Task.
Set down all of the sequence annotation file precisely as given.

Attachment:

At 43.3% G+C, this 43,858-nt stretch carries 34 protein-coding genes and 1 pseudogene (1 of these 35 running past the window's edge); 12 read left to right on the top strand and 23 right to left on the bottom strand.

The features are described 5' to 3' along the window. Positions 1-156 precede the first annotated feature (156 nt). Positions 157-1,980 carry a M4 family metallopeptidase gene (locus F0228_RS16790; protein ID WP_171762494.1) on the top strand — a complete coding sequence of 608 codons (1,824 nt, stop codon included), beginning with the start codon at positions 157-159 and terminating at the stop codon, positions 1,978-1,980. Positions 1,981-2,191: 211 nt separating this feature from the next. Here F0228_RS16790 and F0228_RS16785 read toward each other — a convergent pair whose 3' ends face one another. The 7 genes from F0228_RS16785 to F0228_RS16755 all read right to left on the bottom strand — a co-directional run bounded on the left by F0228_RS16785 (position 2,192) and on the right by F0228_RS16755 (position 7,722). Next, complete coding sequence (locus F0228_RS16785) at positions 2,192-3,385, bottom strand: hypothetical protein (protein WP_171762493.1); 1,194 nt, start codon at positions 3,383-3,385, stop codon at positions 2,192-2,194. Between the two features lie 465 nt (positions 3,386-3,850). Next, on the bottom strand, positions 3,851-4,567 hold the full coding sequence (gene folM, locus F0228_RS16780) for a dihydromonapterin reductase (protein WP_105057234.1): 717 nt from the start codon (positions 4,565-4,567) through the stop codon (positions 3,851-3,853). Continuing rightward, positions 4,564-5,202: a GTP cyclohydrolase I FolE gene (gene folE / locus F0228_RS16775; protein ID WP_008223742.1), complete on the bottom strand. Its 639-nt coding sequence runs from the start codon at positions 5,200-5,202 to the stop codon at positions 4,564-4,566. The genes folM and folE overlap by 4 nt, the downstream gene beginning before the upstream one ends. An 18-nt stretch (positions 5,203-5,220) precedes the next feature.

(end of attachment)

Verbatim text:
At 43.3% G+C, this 43,858-nt stretch carries 34 protein-coding genes and 1 pseudogene (1 of these 35 running past the window's edge); 12 read left to right on the top strand and 23 right to left on the bottom strand.

The features are described 5' to 3' along the window. Positions 1-156 precede the first annotated feature (156 nt). Positions 157-1,980 carry a M4 family metallopeptidase gene (locus F0228_RS16790; protein ID WP_171762494.1) on the top strand — a complete coding sequence of 608 codons (1,824 nt, stop codon included), beginning with the start codon at positions 157-159 and terminating at the stop codon, positions 1,978-1,980. Positions 1,981-2,191: 211 nt separating this feature from the next. Here F0228_RS16790 and F0228_RS16785 read toward each other — a convergent pair whose 3' ends face one another. The 7 genes from F0228_RS16785 to F0228_RS16755 all read right to left on the bottom strand — a co-directional run bounded on the left by F0228_RS16785 (position 2,192) and on the right by F0228_RS16755 (position 7,722). Next, complete coding sequence (locus F0228_RS16785) at positions 2,192-3,385, bottom strand: hypothetical protein (protein WP_171762493.1); 1,194 nt, start codon at positions 3,383-3,385, stop codon at positions 2,192-2,194. Between the two features lie 465 nt (positions 3,386-3,850). Next, on the bottom strand, positions 3,851-4,567 hold the full coding sequence (gene folM, locus F0228_RS16780) for a dihydromonapterin reductase (protein WP_105057234.1): 717 nt from the start codon (positions 4,565-4,567) through the stop codon (positions 3,851-3,853). Continuing rightward, positions 4,564-5,202: a GTP cyclohydrolase I FolE gene (gene folE / locus F0228_RS16775; protein ID WP_008223742.1), complete on the bottom strand. Its 639-nt coding sequence runs from the start codon at positions 5,200-5,202 to the stop codon at positions 4,564-4,566. The genes folM and folE overlap by 4 nt, the downstream gene beginning before the upstream one ends. An 18-nt stretch (positions 5,203-5,220) precedes the next feature.